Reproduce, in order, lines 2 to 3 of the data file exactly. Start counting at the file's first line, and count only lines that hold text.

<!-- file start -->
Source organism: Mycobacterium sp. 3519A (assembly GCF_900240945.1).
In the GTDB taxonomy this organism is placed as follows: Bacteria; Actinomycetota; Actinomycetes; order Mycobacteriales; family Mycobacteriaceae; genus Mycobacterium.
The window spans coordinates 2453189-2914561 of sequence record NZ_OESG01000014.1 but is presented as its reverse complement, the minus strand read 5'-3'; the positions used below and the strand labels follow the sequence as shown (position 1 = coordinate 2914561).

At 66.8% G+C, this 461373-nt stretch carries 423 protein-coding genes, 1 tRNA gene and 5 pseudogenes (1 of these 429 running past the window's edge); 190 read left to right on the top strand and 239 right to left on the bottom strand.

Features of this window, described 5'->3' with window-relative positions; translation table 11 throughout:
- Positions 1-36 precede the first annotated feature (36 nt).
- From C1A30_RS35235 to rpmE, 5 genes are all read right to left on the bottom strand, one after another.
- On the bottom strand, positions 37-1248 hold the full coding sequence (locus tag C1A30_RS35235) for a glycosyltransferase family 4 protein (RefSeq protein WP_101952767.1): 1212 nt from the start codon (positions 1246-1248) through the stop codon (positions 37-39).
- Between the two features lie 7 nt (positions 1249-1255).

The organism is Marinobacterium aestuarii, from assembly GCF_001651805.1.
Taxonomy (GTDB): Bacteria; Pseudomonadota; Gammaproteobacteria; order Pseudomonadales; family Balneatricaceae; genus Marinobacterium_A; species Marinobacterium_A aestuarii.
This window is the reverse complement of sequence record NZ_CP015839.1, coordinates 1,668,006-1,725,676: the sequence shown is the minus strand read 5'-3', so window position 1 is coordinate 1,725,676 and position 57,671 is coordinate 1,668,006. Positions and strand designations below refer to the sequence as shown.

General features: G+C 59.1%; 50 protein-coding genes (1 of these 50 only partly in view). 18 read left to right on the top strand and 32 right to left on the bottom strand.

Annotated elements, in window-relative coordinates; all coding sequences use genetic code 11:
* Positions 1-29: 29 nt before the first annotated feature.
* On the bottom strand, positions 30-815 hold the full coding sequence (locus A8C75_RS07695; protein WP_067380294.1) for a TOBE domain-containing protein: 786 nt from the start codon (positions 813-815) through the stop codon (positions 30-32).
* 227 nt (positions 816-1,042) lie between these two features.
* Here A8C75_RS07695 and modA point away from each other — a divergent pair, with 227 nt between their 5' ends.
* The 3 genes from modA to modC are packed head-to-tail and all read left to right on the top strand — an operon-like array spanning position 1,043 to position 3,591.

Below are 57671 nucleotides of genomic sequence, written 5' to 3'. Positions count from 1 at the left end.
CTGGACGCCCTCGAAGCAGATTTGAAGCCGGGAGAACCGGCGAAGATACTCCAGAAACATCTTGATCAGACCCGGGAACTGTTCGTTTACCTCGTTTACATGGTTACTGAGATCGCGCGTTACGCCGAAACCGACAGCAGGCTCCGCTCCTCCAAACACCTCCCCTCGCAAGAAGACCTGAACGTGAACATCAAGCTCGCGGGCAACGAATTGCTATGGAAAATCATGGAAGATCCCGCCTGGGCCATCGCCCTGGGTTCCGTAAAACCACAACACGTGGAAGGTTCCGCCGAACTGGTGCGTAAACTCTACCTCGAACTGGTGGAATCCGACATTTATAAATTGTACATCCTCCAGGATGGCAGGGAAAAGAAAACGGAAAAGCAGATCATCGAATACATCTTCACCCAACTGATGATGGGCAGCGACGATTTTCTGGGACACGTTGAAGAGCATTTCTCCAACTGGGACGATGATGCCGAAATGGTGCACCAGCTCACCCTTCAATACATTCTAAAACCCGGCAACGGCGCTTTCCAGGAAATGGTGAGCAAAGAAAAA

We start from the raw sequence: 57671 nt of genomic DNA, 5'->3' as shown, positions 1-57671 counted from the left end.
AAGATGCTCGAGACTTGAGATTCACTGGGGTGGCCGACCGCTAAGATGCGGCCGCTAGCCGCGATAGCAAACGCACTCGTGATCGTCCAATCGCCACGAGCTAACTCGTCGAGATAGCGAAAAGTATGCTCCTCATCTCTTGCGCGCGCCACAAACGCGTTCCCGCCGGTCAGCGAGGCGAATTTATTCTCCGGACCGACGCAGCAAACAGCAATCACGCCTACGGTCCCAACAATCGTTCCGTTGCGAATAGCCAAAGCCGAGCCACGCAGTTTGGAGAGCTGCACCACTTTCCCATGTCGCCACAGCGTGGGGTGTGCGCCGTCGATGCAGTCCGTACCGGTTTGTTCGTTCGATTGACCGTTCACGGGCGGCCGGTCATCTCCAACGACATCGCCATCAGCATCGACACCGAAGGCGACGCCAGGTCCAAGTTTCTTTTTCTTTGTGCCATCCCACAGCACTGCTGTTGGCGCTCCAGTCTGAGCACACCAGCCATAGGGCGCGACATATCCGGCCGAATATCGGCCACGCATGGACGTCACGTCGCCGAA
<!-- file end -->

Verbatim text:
In the GTDB taxonomy this organism is placed as follows: Bacteria; Actinomycetota; Actinomycetes; order Mycobacteriales; family Mycobacteriaceae; genus Mycobacterium.
The window spans coordinates 2453189-2914561 of sequence record NZ_OESG01000014.1 but is presented as its reverse complement, the minus strand read 5'-3'; the positions used below and the strand labels follow the sequence as shown (position 1 = coordinate 2914561).